CD Reviews: Stian Westerhus - 'The Matriarch and the Wrong Kind of Flowers' and 'Didymoi Dreams'

Norway may not be the music capital of the world but Stian Westerhus is a name you need to know...
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Norwegian guitarist Stian Westerhus is one of the most original musicians I have heard in some time. He is also quite prolific, having recorded three solo albums and collaborating with a number of equally experimental artists over the past few years. A The Matriarch And The Wrong Kind Of Flowers Stian Westerusfew of these include the bands Puma and Monolithic (with Motorpsycho drummer Kenneth Kapstad), and a fascinating excursion with vocalist Sidsel Endresen titled Didymoi Dreams. The latter has just been released by the Rune Grammofon label, and is pretty wild.

The 11 tracks that comprise Didymoi Dreams were recorded live at the Nattjazz Festival in Bergen, Norway. Sidsel Endresen began her career as the singer with the Jon Eberson Group, from 1981-1987. She then went on to record two solo albums for the ECM label, and has collaborated with others on a variety of projects.

With Didymoi Dreams, the voice of Sidsel Endresen and guitar of Stian Westerhus come together in a manner best described as telepathic. At times it is hard to believe that it is only two people who making this music. Endresen’s voice is a beautiful instrument, and the blend of her wordless song and Westerhus’ guitar is something to behold. With such a variety of atmospheres as Didymoi Dreams contains, it is difficult to single out particular tracks. The way the concert unfolds feels intuitive, almost dreamlike in fact. But a couple of standouts include “Limbs, Leaves, and Snowmobiles,” and “Wooing the Oracle.”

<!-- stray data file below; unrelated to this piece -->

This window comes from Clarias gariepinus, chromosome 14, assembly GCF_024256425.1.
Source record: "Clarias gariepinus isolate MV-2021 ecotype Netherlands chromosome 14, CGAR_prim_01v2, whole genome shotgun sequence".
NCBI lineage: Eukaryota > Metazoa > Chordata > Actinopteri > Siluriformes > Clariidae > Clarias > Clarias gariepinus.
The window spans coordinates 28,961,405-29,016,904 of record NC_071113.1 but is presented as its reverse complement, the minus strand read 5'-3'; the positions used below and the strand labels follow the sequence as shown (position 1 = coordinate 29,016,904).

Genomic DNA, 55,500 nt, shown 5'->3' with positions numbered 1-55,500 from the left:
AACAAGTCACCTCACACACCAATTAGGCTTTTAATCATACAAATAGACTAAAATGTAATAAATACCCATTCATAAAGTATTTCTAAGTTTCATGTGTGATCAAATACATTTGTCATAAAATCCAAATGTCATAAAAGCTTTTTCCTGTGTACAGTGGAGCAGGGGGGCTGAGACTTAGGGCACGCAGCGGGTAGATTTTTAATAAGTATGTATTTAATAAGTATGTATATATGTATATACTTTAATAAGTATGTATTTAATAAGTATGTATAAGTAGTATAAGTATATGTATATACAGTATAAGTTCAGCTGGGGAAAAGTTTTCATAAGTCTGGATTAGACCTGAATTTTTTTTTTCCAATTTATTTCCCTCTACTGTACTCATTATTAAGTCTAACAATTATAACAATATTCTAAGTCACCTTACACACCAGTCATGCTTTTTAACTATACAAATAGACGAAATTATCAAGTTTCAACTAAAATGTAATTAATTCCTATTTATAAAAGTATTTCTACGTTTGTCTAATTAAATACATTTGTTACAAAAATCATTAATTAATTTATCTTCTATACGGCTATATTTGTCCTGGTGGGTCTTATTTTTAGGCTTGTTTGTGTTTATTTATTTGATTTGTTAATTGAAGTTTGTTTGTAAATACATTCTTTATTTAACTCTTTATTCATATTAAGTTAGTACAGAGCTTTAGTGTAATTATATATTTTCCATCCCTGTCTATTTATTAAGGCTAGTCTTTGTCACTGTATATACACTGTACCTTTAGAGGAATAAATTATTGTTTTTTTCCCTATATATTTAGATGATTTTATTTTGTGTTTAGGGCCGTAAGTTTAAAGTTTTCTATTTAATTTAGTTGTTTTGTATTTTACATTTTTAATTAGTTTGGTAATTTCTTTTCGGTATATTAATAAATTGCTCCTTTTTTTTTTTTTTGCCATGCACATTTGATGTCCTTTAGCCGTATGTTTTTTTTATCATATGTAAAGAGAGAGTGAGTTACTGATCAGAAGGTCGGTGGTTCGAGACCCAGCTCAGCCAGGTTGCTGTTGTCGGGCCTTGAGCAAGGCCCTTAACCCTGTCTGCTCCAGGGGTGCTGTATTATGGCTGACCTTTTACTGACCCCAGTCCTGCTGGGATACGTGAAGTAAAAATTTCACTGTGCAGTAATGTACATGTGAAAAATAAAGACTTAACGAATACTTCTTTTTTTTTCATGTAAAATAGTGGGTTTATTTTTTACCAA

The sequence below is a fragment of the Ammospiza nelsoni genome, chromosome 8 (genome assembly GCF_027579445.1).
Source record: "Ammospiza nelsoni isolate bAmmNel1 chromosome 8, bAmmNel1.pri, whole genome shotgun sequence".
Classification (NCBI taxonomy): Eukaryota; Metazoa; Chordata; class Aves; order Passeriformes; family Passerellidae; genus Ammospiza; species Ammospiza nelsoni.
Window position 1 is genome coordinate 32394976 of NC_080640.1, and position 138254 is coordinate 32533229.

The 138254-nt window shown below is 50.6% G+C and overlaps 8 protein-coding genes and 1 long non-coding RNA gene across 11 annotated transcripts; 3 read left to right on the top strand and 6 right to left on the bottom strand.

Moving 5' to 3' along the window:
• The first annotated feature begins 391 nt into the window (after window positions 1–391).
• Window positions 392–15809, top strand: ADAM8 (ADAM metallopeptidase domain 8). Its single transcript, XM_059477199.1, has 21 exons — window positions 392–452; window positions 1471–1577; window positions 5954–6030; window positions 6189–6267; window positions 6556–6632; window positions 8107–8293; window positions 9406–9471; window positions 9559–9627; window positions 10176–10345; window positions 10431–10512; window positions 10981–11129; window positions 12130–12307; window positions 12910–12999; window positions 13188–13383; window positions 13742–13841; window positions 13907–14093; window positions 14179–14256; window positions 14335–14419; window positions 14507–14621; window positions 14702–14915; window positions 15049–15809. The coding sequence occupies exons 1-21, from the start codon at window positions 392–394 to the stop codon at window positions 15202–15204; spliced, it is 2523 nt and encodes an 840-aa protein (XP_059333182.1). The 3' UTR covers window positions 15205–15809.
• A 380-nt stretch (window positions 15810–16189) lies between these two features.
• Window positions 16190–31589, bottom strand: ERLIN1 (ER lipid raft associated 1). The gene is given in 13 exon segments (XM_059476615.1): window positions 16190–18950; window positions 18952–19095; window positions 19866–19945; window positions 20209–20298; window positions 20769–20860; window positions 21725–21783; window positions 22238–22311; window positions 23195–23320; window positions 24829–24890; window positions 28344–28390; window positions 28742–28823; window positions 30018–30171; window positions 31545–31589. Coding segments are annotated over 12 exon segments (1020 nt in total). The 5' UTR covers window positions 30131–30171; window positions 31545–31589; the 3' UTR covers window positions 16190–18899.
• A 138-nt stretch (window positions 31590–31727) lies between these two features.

Didymoi DreamsWhile Didymoi Dreams was performed in front of a festival crowd, The Matriarch and the Wrong Kind of Flowers was recorded in the studio. This is Stian Westerhus’ third solo album, and is another Rune Grammofon release. The studio in which most of the material on the album was recorded is the Emanuel Vigeland Mausoleum in Oslo. It provides an incredible setting for such a venture. The tomb is known for its 20-second natural reverb, and is filled with enormous cave paintings depicting the circle of life. To preserve the paintings in the best possible way, the temperature is kept at five degrees Celsius.

The studio is very much a part of the album, for there is an otherworldly sound that Stian’s guitar achieves in this setting. When listening to his playing, it is easy to believe that his initial inspiration for picking up the guitar was when he saw a tape of Jimi Hendrix playing the “Star Spangled Banner” at Woodstock. He was just 13 at the time, yet it showed him the vast possibilities of sounds that exist in the instrument.  

From the opening notes of “Shine,“ you feel it. There is an immense power to his playing, which is only magnified by the studio environment. As has been said before, sometimes it is not what you play, but what you do not play that matters. There is an economy to much of Stian’s performance that says more than all the notes on the fretboard combined could.

As I have attempted to convey though, Stian Westerhus is nothing if not a complex musician. While I quite enjoy the minimalism that he employs, there is a great deal more to this album as well. The intriguingly titled “Like Passing Rain Through 9 Lives” is one example, as is “Unchained Sanity on Broken Ground.” The final track features the incredible guitar workout “The Wrong Kind of Flowers,” which sends the whole thing into overdrive.

Although the Norwegian music scene does not generally warrant the attention of some others in the press, there is a great deal going on. These two releases featuring Stian Westerhus are excellent examples of the phenomenal music being created there.